Zooming in on the EU’s young SFDR: a new era for investor disclosures?
Anne Schoemaker of Sustainalytics told NZI that the SFDR is 'hugely important' in addressing greenwashing risks
First applied in March 2021, the EU’s relatively young Sustainable Finance Disclosure Regulation (SFDR) is designed to promote sustainable investment across Europe as part of a broader EU Sustainable Finance Action Plan.
It aims to standardize terminology for sustainable investment products and reduce greenwashing.
Financial products are tiered according to category, the most relevant being Article 8 demonstrating ‘ESG characteristics,’ and Article 9 focused on ‘sustainable investment.’
Any investor that markets products within the EU is subject to reporting requirements at both fund and product level.
This includes policies on how sustainability related risks are incorporated in investment decision-making and statements of due diligence around principle adverse sustainability impacts.
In doing so investors must verify the degree to which their portfolio companies demonstrate ‘good governance practices’ and adhere to sustainability standards.
How has disclosure evolved as investors prepare for a second round of reporting by June 2023. What are the challenges and how can efficiencies be gained?
Anne Schoemaker, Sustainalytics’ lead expert on the EU Sustainable Finance Action Plan, told Net Zero Investor that the SFDR and the broader EU Action Plan are “hugely important” in addressing greenwashing risks and reorienting capital flows to sustainable investments.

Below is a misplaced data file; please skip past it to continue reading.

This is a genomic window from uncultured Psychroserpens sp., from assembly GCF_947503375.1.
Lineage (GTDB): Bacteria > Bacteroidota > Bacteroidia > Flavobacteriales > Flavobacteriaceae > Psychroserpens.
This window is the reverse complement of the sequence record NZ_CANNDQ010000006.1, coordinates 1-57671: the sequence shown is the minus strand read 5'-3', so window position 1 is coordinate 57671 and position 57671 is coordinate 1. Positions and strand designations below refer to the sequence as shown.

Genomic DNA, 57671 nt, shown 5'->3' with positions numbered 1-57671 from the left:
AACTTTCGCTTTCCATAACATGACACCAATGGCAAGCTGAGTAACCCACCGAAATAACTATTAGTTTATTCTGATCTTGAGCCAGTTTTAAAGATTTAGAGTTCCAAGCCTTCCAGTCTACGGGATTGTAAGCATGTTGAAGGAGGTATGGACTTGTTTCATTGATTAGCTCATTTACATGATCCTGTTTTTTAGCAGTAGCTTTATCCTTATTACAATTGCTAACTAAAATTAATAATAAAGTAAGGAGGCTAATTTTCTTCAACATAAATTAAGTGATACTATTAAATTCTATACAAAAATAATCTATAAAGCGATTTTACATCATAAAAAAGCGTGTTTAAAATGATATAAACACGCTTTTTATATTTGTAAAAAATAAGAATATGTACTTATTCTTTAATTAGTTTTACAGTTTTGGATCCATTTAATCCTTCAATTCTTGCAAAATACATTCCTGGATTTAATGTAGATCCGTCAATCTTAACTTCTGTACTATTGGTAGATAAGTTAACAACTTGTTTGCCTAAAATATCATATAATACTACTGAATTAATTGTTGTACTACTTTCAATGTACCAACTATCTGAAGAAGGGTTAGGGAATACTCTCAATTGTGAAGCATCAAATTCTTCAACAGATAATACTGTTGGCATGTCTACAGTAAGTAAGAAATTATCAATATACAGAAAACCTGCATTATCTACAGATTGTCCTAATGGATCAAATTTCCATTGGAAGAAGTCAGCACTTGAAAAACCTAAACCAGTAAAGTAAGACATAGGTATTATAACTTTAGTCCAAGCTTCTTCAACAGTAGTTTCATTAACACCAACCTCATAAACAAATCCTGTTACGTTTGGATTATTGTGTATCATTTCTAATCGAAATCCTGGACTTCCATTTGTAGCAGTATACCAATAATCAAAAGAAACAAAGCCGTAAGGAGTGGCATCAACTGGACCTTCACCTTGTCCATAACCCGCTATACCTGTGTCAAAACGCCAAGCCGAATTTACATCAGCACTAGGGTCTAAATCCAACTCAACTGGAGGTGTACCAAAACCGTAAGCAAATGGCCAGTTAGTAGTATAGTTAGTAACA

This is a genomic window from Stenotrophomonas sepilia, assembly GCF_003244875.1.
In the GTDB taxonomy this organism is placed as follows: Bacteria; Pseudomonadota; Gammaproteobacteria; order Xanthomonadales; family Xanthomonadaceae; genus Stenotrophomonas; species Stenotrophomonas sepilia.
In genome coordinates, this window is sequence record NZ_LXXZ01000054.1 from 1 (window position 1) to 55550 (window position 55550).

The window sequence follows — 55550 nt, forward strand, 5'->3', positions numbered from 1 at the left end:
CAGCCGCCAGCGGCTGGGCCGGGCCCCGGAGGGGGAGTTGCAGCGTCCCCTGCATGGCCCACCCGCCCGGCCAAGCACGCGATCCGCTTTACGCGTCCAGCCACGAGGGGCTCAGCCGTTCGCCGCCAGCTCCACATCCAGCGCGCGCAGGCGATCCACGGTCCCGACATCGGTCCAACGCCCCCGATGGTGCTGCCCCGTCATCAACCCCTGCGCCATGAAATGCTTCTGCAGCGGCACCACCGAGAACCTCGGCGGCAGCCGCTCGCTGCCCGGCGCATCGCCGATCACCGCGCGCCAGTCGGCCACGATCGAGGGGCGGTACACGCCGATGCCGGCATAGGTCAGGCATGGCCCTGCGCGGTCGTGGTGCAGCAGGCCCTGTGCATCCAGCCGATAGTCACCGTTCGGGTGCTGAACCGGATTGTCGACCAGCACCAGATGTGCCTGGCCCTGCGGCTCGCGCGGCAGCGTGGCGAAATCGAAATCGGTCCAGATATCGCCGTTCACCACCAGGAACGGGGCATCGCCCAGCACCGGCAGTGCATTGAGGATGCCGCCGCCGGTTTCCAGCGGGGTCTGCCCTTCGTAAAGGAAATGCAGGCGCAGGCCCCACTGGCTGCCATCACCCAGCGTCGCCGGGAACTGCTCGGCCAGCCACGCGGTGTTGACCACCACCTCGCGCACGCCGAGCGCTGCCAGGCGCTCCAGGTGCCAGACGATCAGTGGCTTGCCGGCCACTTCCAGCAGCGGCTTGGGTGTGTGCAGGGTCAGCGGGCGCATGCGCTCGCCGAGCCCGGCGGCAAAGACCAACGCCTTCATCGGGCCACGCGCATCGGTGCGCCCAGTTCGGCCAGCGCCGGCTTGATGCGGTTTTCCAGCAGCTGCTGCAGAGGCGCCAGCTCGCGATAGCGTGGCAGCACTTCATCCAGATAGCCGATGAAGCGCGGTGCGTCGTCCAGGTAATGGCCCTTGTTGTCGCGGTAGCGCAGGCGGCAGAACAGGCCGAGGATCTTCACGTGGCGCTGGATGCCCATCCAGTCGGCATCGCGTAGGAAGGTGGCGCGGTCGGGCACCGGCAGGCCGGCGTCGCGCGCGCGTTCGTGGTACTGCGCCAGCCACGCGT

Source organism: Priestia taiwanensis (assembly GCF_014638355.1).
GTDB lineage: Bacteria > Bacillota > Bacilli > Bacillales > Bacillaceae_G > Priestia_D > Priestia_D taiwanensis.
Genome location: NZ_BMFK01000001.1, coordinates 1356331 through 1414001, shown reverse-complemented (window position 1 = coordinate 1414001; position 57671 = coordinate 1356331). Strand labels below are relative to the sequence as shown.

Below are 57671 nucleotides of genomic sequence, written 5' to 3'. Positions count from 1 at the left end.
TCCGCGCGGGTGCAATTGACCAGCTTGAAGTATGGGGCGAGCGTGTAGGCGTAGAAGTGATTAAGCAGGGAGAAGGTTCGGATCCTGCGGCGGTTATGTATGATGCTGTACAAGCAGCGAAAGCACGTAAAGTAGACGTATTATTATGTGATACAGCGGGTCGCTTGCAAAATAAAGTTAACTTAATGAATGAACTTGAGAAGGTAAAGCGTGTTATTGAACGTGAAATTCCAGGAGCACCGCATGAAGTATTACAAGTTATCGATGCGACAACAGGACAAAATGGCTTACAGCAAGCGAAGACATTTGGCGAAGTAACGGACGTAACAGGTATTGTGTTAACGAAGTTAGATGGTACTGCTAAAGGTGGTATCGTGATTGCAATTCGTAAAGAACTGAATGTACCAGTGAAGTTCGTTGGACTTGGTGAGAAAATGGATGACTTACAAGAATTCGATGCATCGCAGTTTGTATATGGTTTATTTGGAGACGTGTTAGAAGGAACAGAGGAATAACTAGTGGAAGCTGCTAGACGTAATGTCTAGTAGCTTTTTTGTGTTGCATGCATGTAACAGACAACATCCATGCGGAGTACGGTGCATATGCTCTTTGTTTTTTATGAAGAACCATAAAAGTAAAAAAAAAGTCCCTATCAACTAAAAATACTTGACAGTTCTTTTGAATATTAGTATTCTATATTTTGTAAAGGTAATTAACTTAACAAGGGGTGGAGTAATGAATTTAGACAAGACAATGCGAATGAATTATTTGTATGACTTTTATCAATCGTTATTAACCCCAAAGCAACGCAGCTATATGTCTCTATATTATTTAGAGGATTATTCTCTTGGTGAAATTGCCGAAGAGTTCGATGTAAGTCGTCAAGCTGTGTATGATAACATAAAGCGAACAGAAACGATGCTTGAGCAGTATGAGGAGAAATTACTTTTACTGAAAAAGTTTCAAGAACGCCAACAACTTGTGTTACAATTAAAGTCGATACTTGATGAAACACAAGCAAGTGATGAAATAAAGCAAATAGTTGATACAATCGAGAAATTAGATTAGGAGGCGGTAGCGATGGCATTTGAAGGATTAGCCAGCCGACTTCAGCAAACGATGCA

“Around four years into the process, which I consider early days compared to over an anticipated decade of planned development of financial reporting standards, we have a comprehensive package of legislation and rules but a very mixed picture in terms of effectiveness for both investor practice and potential for positive impacts,” Schoemaker said.
Has the market been successful in reorienting capital flows into sustainable investments?
“It’s too early to tell,” she noted. “The Taxonomy has much potential to achieve this goal, but it is unfinished and presents usability issues.”
Have investors been able to reduce greenwashing risk?
“The regulations have led to significantly more transparency and available information for sustainable product development,” added Schoemaker, who is also a member of the ESMA Consultative Working Group on Sustainable Finance.
“However, the risk of (unintentional) greenwashing is still present due to a need for clarity on certain key concepts, like how the market defines sustainable investments for Article 8 and 9 thresholds.”
So is sustainability now more mainstream in risk management?
“Definitely,” said a determined Schoemaker. “ESG-related factors are far more integrated due to EU Action Plan requirements.”
She stressed the market needs practical policy tools that help investor decision-making and include global coverage, considering many investors are considering themes like climate change which requires global action.
“With the EU currently being fairly restrictive around how estimated data can be used in the absence of reported data for the EU Taxonomy to limit the risk of greenwashing, we observe that the restrictiveness reduces the applicability and usefulness of the Taxonomy as a policy tool,” Shoemaker explained.
For the upcoming SFDR review, Schoemaker thinks it would “be prudent” to better consider the retail investor perspective and aim for simple, consistent, and decision-useful disclosures―perhaps augmented with additional disclosures for institutional investors.